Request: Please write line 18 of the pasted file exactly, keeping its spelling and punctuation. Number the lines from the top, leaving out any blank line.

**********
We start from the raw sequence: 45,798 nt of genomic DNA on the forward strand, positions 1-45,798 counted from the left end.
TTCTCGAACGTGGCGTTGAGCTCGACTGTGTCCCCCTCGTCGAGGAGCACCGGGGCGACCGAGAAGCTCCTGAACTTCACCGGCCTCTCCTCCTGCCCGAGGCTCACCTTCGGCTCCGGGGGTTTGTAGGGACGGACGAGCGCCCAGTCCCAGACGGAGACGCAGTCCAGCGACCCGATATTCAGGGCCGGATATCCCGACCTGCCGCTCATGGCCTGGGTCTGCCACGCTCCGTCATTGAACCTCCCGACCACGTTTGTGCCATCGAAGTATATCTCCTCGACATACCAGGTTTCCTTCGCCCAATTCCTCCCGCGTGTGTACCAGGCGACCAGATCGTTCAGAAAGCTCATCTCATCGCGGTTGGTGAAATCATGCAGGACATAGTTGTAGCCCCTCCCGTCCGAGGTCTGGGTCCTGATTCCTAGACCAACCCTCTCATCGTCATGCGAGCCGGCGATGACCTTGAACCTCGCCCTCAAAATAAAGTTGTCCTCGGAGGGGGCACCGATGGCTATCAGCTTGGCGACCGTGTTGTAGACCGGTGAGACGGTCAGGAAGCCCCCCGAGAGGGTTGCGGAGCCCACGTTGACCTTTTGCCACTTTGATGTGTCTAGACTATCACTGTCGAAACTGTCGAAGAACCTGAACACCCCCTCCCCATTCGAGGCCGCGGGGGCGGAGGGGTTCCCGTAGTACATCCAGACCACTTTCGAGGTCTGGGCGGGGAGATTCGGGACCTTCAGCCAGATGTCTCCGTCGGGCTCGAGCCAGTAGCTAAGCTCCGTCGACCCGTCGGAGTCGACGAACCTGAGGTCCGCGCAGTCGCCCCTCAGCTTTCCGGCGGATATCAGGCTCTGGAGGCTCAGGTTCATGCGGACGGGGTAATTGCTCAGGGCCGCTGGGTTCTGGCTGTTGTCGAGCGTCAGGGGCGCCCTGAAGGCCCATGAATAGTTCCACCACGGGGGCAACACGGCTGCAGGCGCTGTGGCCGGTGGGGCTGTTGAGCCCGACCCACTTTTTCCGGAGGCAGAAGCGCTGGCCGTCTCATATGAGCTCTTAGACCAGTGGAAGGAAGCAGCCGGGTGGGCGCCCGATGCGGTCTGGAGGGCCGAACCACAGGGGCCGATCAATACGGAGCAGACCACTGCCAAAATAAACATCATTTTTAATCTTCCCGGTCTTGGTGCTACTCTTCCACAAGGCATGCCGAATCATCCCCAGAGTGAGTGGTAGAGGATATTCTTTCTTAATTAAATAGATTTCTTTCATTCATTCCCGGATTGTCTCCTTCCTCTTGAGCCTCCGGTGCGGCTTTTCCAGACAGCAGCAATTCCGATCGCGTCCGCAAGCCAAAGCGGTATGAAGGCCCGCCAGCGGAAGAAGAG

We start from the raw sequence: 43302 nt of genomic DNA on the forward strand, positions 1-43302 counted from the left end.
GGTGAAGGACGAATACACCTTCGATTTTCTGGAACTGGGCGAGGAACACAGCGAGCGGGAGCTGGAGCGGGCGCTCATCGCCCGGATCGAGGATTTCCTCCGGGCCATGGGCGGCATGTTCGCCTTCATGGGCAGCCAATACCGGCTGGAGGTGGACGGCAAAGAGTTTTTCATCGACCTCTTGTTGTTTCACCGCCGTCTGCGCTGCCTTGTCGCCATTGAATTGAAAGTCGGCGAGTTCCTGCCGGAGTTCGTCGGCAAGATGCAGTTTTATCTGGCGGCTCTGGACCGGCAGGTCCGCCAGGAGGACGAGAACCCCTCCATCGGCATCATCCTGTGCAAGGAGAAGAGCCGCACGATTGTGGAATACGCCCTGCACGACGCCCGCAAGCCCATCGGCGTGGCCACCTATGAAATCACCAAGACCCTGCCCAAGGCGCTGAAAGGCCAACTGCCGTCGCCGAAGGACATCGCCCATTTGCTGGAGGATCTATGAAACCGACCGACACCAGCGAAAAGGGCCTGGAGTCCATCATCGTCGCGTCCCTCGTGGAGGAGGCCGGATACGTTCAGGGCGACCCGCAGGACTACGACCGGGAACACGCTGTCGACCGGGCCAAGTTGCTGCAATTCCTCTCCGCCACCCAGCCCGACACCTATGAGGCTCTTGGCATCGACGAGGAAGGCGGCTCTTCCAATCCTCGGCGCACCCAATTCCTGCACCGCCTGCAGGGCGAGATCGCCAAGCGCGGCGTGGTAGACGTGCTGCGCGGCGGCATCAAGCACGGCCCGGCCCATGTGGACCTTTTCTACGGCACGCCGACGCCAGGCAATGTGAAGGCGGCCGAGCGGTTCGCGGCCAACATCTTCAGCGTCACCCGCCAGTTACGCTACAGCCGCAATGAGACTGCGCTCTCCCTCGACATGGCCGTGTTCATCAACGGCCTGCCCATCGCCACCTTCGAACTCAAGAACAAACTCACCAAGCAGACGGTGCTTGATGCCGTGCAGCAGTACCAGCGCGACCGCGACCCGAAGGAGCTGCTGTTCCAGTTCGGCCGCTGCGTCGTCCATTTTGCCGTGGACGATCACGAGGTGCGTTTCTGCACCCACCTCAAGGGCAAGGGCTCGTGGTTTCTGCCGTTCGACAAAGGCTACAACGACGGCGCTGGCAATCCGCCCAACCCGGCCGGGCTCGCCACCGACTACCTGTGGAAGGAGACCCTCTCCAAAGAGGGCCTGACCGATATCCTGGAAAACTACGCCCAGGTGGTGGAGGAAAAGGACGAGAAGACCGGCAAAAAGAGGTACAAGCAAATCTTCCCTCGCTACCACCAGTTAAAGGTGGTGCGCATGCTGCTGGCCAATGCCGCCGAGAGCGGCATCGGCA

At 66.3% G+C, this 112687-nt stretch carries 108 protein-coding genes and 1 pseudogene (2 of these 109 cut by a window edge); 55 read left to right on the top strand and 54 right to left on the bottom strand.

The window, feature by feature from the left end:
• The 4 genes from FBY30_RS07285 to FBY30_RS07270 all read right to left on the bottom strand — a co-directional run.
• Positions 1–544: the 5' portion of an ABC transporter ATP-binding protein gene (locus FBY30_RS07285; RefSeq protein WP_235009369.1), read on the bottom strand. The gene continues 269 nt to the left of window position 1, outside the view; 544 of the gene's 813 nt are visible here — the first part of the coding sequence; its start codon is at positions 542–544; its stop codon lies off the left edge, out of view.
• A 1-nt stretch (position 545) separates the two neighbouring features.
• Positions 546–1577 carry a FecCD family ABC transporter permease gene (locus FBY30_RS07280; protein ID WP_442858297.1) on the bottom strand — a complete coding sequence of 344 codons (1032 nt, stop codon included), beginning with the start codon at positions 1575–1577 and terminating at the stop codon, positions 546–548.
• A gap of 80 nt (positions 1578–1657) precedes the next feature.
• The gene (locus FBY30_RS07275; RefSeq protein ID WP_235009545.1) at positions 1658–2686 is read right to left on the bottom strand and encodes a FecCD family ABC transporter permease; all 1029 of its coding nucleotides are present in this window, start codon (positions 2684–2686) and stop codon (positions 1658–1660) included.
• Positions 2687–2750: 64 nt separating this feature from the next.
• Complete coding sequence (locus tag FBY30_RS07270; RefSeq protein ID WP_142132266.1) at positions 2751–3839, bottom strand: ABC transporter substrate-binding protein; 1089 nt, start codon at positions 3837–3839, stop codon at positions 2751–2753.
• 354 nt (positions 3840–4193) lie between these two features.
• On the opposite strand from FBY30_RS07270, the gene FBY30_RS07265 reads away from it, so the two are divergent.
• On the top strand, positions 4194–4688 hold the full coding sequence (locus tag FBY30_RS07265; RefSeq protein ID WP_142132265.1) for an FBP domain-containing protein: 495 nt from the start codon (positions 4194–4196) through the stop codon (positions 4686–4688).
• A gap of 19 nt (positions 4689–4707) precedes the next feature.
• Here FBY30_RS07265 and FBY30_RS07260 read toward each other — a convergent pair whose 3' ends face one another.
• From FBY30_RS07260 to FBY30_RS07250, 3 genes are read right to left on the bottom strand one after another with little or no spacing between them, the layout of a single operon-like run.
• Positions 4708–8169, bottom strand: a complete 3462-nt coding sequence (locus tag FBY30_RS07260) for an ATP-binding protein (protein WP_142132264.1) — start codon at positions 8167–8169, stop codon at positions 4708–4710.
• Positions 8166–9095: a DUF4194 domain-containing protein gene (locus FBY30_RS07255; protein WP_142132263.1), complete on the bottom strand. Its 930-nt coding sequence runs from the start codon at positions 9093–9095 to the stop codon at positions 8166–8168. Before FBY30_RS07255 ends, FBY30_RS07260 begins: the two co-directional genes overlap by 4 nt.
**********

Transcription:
• A gap of 19 nt (positions 4689–4707) precedes the next feature.